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Extreme Rowing

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Spending up to five months alone at sea, rowing for twelve hours a day, may appear extreme, but Roz Savage will suggest that, like many major achievements, an epic ocean voyage is simply the accumulation of a very large number of tiny actions applied consistently over time. This power of accumulation also applies to phenomena as diverse as environmental degradation (or restoration), living a life of meaning and purpose, or creating the collective future that serves the needs of people and planet. In this very personal lecture, she uses her ocean rowing adventures as the underlying narrative for musings on solitude, psychology, sustainability, systems thinking, the hero’s journey, truth, identity, and free will.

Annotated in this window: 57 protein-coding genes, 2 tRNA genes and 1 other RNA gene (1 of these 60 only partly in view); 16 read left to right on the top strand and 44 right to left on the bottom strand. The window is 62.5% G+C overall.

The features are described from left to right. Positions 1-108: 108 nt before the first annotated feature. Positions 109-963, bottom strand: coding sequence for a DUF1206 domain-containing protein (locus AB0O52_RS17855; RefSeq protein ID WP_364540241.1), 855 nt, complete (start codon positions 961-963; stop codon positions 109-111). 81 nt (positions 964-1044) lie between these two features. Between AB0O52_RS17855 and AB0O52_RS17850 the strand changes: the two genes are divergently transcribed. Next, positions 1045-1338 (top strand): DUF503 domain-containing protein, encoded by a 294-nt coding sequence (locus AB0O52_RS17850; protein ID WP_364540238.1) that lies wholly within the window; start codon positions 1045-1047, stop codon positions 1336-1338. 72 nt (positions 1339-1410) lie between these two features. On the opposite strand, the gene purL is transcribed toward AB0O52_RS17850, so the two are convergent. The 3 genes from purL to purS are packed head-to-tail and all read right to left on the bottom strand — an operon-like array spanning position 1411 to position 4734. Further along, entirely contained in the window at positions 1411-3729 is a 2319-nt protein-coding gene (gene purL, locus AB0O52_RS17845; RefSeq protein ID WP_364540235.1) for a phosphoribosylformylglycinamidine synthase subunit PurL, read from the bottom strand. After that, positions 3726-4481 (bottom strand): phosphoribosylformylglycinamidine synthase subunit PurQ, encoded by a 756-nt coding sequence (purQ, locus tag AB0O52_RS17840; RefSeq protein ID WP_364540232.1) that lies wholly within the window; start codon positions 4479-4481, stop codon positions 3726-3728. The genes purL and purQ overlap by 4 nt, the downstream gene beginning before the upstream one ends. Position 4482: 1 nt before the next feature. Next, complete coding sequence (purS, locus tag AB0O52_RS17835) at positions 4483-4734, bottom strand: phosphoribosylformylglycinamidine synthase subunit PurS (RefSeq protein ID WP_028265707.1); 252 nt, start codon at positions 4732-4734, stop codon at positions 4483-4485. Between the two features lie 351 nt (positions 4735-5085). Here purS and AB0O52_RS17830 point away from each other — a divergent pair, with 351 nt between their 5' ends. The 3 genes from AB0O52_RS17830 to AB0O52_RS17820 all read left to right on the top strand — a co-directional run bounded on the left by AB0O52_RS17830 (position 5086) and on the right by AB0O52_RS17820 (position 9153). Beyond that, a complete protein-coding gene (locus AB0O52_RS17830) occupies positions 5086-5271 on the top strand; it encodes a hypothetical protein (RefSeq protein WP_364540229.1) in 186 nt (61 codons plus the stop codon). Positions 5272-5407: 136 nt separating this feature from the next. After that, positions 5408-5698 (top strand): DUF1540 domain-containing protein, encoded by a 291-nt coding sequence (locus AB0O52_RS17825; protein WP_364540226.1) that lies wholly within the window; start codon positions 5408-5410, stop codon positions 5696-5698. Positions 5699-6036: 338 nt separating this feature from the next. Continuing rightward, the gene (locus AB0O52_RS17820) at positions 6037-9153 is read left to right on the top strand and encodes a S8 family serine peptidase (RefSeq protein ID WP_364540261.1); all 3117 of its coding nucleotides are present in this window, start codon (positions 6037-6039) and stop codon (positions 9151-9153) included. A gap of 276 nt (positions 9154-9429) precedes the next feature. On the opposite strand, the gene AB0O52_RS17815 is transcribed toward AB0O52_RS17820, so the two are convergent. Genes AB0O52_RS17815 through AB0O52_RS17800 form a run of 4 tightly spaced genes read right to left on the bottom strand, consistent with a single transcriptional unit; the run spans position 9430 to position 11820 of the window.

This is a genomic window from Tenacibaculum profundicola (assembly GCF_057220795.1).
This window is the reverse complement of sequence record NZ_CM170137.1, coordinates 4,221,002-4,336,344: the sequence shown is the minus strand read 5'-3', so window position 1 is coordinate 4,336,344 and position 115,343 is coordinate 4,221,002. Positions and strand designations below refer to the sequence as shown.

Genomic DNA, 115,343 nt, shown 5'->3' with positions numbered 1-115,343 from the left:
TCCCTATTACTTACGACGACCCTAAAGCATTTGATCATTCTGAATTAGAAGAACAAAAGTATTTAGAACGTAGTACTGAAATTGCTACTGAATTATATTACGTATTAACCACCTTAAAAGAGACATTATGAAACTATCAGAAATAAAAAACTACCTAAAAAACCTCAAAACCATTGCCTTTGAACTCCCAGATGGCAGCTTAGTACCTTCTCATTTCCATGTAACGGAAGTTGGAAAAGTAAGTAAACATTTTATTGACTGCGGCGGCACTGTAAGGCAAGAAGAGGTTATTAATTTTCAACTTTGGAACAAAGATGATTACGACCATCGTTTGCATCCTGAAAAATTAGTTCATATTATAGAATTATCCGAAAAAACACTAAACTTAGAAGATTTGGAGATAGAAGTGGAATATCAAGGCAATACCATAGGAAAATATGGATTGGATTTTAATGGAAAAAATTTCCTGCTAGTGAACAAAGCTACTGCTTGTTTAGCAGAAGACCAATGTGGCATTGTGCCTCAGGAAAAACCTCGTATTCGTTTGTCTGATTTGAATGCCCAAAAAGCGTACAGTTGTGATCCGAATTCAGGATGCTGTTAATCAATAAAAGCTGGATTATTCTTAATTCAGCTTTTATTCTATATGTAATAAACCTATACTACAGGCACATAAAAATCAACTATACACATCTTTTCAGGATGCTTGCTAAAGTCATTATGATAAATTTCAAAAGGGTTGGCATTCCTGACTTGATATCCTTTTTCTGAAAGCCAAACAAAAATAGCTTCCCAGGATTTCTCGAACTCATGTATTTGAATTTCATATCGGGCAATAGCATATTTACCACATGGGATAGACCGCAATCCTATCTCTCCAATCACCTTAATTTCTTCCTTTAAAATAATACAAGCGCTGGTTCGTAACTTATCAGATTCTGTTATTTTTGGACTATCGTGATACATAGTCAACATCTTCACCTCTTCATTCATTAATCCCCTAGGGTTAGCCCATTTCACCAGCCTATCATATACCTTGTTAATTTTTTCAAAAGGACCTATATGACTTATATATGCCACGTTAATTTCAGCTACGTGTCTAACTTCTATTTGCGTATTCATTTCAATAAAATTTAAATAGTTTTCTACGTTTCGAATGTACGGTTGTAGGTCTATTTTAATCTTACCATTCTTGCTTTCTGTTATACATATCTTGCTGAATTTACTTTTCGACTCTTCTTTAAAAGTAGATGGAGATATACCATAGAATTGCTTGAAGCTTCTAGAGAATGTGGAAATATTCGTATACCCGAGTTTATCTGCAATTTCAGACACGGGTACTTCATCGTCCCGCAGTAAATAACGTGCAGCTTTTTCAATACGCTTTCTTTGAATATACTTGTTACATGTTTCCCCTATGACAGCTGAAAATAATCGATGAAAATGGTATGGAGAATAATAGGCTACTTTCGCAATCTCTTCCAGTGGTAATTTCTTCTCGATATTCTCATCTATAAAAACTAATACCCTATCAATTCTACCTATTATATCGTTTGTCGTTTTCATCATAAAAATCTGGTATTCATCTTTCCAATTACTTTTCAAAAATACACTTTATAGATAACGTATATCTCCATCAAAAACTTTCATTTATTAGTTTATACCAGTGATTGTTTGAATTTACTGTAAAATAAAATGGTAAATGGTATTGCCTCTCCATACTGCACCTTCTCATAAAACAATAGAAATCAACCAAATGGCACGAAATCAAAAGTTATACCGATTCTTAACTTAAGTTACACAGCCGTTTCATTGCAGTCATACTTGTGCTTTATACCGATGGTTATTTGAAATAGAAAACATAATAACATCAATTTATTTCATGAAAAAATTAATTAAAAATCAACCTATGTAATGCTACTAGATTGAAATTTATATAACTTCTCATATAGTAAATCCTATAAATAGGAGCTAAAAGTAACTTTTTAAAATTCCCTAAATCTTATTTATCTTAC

Biography

Roz Savage MBE spent the first 11 years of her career working as a management consultant, before an environmental epiphany led to her transformation into a world-class adventurer. Since 2005 Roz has rowed, solo, across the Atlantic, Pacific and Indian Oceans making her the world’s foremost female ocean rower. On the ocean Roz had to redefine her comfort zone on a daily basis, and reach deep into her inner sources of strength, self-discipline, and commitment to her goal, as she spent up to five months alone at sea on a 23-foot rowboat, thousands of miles from land and humanity, at the mercy of winds, waves and currents. Roz now speaks to organisations all over the world that are keen to find new ways to inspire and motivate more engaged, happy and purpose-driven individuals. She shares stories from the epic adventures she has experienced and the lessons she has learned. Her speeches help audiences to take more personal responsibility for their individual and collective success, find higher levels of resilience and courage, more effectively navigate the uncharted waters of change and invest more of themselves into every challenge they undertake.

This talk is part of the Darwin College Lecture Series series.

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